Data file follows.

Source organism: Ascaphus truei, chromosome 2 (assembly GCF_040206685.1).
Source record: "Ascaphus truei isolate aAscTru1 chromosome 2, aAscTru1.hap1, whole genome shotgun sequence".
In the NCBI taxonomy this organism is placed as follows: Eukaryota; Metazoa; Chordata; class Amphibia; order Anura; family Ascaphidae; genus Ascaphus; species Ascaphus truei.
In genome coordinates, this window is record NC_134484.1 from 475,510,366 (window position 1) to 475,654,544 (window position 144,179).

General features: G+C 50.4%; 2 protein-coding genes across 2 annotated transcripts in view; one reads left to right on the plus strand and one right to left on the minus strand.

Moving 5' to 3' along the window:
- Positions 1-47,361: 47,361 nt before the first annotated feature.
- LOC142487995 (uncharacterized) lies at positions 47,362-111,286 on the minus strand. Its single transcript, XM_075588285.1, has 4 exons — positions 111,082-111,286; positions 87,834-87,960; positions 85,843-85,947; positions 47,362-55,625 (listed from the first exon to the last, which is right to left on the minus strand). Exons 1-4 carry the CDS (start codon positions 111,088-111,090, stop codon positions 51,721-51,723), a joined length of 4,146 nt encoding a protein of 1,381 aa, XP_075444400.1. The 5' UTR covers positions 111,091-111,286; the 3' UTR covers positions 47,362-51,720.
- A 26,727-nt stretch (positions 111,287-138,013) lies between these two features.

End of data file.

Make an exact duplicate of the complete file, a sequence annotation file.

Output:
Source organism: Ascaphus truei, chromosome 2 (assembly GCF_040206685.1).
Source record: "Ascaphus truei isolate aAscTru1 chromosome 2, aAscTru1.hap1, whole genome shotgun sequence".
In the NCBI taxonomy this organism is placed as follows: Eukaryota; Metazoa; Chordata; class Amphibia; order Anura; family Ascaphidae; genus Ascaphus; species Ascaphus truei.
In genome coordinates, this window is record NC_134484.1 from 475,510,366 (window position 1) to 475,654,544 (window position 144,179).

General features: G+C 50.4%; 2 protein-coding genes across 2 annotated transcripts in view; one reads left to right on the plus strand and one right to left on the minus strand.

Moving 5' to 3' along the window:
- Positions 1-47,361: 47,361 nt before the first annotated feature.
- LOC142487995 (uncharacterized) lies at positions 47,362-111,286 on the minus strand. Its single transcript, XM_075588285.1, has 4 exons — positions 111,082-111,286; positions 87,834-87,960; positions 85,843-85,947; positions 47,362-55,625 (listed from the first exon to the last, which is right to left on the minus strand). Exons 1-4 carry the CDS (start codon positions 111,088-111,090, stop codon positions 51,721-51,723), a joined length of 4,146 nt encoding a protein of 1,381 aa, XP_075444400.1. The 5' UTR covers positions 111,091-111,286; the 3' UTR covers positions 47,362-51,720.
- A 26,727-nt stretch (positions 111,287-138,013) lies between these two features.